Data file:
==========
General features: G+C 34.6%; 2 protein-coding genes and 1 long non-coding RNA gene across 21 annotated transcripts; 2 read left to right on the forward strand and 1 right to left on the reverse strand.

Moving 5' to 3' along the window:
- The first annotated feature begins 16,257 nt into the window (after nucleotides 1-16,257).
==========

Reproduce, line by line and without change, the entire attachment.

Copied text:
General features: G+C 34.6%; 2 protein-coding genes and 1 long non-coding RNA gene across 21 annotated transcripts; 2 read left to right on the forward strand and 1 right to left on the reverse strand.

Moving 5' to 3' along the window:
- The first annotated feature begins 16,257 nt into the window (after nucleotides 1-16,257).